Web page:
Modelling imagination – Part I

NOTE: Technical blog, I will use this and the following parts as a journal for ideas on modelling imagination on a computer and is mainly intended as a log for myself for later use and inspiration for others who would like to try.

Hypothesis: To teach understanding to a machine it is inevitable to give it some instrument to do “Gedankenexperiments”, that means represent knowledge in a visual way and be able to operate on the imagined objects for testing hypotheses.

Leading example: An apple on a table.

The initial task is to tell the machine what an apple and what an apple is. Furthermore physical laws have to be provided which can be used for manipulating the objects. Also there exist places where objects are not pulled down, like in an orbiting space station, it is an acceptable assumption to start with that all object with a density higher than air is pulled downwards.

When I imagine an apple on a table I think of a sphere on a box of size 2 x 1 x 0.05m with four boxes of size 1 x 0.1 x 0.1m about 10 cm from the 4 corners of the first box. These 4 boxes are attached to an plane which fades out a few meters away from the objects.

Now what happens if the table is removed?
I imagine the sphere falling towards the ground, slightly bouncing and come to an rest.
A real apple would start to rotate while falling and get some spots when hitting the ground, but when imagining the situation, the apple does not have a stem our other structures, but is an ideal, slightly elastic, sphere. To get a fast estimate of what will happen in the situation it is not important that an apple is not perfectly sphere and it doesn’t matter if it has a stem or not. In other situation this may be different. So modelling imagination should be able to do the following:

– Build a model of the object
– Select important features for the specific situation
– Manipulate with the objects in a simplified way.

Build a model of the object
Some properties which can be assigned to all physical objects:
– Base-form (box, sphere, disc, rectangle, point)
– Color/structure
– Hardness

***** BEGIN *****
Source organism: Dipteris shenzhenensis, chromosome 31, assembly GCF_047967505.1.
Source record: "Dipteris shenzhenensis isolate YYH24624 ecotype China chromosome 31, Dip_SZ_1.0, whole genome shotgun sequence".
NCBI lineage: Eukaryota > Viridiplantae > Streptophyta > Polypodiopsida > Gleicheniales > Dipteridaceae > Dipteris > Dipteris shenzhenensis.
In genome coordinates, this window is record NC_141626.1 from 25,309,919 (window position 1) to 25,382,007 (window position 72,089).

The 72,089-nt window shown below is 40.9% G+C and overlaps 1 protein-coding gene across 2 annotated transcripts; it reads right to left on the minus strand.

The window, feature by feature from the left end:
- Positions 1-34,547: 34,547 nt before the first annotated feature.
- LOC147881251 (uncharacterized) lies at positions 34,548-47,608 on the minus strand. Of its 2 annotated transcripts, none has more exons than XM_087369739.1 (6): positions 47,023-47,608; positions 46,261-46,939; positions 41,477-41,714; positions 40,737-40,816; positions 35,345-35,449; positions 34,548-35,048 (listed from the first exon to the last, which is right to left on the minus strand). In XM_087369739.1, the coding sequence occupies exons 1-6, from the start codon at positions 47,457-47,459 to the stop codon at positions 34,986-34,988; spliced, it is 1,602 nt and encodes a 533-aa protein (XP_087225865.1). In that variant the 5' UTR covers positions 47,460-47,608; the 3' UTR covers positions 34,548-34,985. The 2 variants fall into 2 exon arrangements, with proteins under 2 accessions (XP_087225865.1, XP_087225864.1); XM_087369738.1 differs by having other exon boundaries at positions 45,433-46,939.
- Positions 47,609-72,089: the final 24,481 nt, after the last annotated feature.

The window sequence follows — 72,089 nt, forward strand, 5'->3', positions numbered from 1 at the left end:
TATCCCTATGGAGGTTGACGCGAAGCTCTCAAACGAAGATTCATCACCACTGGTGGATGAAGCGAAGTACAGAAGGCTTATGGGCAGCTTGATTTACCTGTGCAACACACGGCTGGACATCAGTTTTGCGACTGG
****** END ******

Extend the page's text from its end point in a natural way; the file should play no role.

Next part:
– Weight

All models should start with one and only one base form. This base form can then be extended to build a detailed picture of an object. In the example with the apple and the table this would be a sphere for the apple and a box for the table (don’t mind the legs). This would already be enough to imagine what would happen to an apple when the table is removed, since the table legs don’t interact with the apple.
Another example: Imagine how to cut an apple. Here it matters that the apple has a stem and has a core (which we assume we don’t want to eat). This leads us to:

Selecting important features
When I imagine situations, especially complicated situations with many objects, I don’t care with the details of the object and what implication these have on the situation. Imagine a football hitting a window. I don’t care about the footballs structure and that it has a vent and I don’t care about the house which the window is a part, actually not even the thickness of the glass is important nor the window frame. The only thing that matters is that the football hits the window and the window splinters. Splintering glass is complicated so I imagine the result as a plate with a football-sized hole. So how to select what is important?

Manipulating objects
How got the hole into the glass in the example above? I imagine the ball going in a straight line and from experience I know that the glass is (by assumption) the weaker object and I know that glass splinters locally when hit. Hence the ball removes the part of the glass which is passed by the ball in it’s linear motion.
The knowledge about glass being fragile has to be provided by experience. I guess that a child would not be able to tell what would happen to the window if it had never experienced splintering glass and would have to ask it’s parents or try to hit the window with the ball.


To represent objects I imagine a framework which works similar to Multi Resolution Analysis (MRA) for wavelets or Regression Trees with binary splits, where each split models the underlying function more precisely. As said, objects should have a single base form and by selecting higher levels, this base form is replaced by more complex combinations of several base form objects. Just imagine the table from the first example, which initially is modelled ad a box and can be resolved to be a thin box with 4 other boxes attached. The way to store these models could be by having a small collection of base forms and and defining the properties of the object in terms of a single base form and several additions. For example the apple could be modelled as
– a sphere with radius 8cm
– Red / smooth surface
– Slightly elastic
– 200g

Additions could be:
– a cylinder, radius 1mm, height 3cm
– Brown / smooth surface
– Elastic
– 5g
– Attached: On top of the sphere

– a cylinder, radius 2cm, height (2*radius of sphere)
– Light yellow-green / rough surface
– Slightly elastic
– 100g
– Replaces: Centre of the sphere

The additions are hence defined as “addition, replacement or exclusion” to the base structure. All these additions have again additions themselves, such that an object is build from a hierarchy of additions.

Next part: Feature selection

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